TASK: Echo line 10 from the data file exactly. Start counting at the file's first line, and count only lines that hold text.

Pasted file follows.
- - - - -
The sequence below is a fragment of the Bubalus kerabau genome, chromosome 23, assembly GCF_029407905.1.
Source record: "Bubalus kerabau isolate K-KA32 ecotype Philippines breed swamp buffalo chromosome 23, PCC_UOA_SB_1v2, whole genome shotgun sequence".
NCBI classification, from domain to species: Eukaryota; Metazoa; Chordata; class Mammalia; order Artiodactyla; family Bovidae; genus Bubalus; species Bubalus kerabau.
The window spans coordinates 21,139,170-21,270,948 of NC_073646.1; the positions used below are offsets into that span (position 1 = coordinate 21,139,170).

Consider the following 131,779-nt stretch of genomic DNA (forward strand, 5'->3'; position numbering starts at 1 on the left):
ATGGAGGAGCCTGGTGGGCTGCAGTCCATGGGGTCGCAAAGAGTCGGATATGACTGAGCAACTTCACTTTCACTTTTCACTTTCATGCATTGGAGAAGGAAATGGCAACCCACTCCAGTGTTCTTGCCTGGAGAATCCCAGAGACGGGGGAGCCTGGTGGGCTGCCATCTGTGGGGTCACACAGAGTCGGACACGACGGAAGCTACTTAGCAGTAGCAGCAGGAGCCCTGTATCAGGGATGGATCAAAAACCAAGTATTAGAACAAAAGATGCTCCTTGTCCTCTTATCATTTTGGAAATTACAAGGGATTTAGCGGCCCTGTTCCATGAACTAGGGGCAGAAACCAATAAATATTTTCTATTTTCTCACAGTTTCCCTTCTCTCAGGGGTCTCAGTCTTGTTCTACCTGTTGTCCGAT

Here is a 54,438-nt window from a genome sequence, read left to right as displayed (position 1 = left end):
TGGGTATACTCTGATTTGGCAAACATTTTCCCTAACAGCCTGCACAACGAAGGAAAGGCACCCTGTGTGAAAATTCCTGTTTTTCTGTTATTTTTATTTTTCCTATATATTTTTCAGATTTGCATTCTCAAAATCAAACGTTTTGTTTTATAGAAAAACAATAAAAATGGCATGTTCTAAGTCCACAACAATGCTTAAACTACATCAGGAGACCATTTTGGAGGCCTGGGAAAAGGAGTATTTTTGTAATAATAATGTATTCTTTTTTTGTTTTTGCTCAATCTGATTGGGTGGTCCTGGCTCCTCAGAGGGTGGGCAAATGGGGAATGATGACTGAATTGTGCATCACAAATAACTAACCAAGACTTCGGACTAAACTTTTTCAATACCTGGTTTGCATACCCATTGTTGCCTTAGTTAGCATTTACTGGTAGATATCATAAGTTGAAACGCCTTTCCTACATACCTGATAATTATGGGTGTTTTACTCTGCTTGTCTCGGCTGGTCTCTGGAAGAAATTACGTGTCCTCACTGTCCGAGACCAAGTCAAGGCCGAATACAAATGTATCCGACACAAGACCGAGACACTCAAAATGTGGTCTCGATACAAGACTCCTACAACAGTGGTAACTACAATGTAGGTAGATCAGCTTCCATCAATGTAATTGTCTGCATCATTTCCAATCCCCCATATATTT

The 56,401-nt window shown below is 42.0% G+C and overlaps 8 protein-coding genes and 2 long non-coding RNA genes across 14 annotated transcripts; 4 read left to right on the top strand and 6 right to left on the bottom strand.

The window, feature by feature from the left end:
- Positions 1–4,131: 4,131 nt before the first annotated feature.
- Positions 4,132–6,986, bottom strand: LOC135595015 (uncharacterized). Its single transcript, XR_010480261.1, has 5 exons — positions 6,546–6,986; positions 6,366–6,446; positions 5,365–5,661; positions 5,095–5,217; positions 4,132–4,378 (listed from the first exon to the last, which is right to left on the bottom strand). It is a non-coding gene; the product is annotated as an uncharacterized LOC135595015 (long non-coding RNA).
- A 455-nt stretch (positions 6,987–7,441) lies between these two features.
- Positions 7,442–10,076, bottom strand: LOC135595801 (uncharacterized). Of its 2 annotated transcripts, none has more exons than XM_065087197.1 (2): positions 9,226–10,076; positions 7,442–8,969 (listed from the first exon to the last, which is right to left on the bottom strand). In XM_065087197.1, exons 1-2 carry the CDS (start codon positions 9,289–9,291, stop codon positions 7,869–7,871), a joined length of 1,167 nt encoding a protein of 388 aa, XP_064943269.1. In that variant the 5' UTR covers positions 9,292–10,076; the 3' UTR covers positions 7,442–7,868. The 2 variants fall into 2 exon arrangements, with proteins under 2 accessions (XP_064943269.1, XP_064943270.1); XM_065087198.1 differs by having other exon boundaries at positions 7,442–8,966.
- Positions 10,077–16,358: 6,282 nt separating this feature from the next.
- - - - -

The window, feature by feature from the left end: